Latter-day Saint Life

Elder Christofferson Shares Why Watergate Made Him Question His Profession: "It Was Like a Punch to the Gut"


During theDeseret News event "Integrity & Trust: Lessons from Watergate and Today," Elder D. Todd Christofferson detailed the experience that "put an end to [his] life of crime."

At around 5 years old, Elder Christofferson snuck to the grocery store across the street and stole a candy bar—an incident that might have passed into obscurity if not for what happened next.

"My mother found me a little later with the evidence on my face—chocolate it was," Elder Christofferson says. "She carried me back across the street with a dime she loaned me to pay that I had to earn back afterward and in tears and almost fear of prison I confessed."

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Integrity and Trust: Lessons from Watergate and Today

From that young age, Elder Christofferson learned the importance of honesty and integrity, a lesson remerged later during his days as a law clerk for Judge John Joseph Sirica. 

"The Watergate experience taught me the importance of integrity and trust like nothing else—a defining experience that came to me fresh out of law school," Elder Christofferson says. "As Watergate began to unfold during my first months with Judge Sirica, I began to have doubts about my choice of profession. G. Gordon Liddy was a lawyer and a key player in that break-in and the plumbers unit . . . John Mitchell, the Attorney General of the United States, and others. But as time went on I chose to look at others in that profession that gave me the courage and the hope that I had chosen well."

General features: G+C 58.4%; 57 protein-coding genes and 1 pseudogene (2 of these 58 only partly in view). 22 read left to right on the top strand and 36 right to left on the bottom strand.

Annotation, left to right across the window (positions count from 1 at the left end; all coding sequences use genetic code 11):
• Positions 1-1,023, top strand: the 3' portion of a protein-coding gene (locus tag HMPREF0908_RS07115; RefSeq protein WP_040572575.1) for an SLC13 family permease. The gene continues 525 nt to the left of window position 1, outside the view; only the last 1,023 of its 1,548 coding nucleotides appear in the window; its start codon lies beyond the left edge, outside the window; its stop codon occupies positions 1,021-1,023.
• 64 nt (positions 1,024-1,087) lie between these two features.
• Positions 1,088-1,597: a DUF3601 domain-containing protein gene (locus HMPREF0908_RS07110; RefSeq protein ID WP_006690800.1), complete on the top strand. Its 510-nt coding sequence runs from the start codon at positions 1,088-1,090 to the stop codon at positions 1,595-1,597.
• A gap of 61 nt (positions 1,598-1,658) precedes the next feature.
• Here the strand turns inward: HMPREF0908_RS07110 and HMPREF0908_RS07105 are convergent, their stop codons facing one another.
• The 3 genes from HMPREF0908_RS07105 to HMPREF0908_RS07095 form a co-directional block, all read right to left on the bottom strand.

Elder Christofferson reflected on the courage of Judge Sirica and lawyers involved in the trials who worked with integrity and honesty in their profession. As the law clerk to Judge Sirica, Elder Christofferson was among the first to hear the infamous Nixon tapes. "To hear those tape recordings . . . was a rare opportunity," he says, recalling the moments he heard the president of the United States conspiring to distribute $1 million without it being traced. "I remember the shock, frankly, that both the judge and I felt in that moment. We still harbored the hope, maybe we were naive, that the president was not involved himself . . . but to hear that and the see his overt, direct, willing participation in a conspiracy to obstruct justice was disheartening to say the least. It hit the judge very hard. He said it was like a blow to the gut, a punch to the gut. This is from somebody who had an amateur boxing career before he became a judge of a lawyer, and he knew what he was saying. I felt the same."

Despite having "no heart to do anything else for some time," Elder Christofferson found encouragement through the inspiring, upright government leaders he met during that same time period.

"Out of that experience, I resolved to be more committed to the teachings of my youth, recognizing that people can go wrong," he says. "I have been anxious since that time to promote those values that I was blessed with and the traits of integrity as broadly as I can, especially among the rising generation."

Learn more lessons Elder Christofferson learned from Watergate here.

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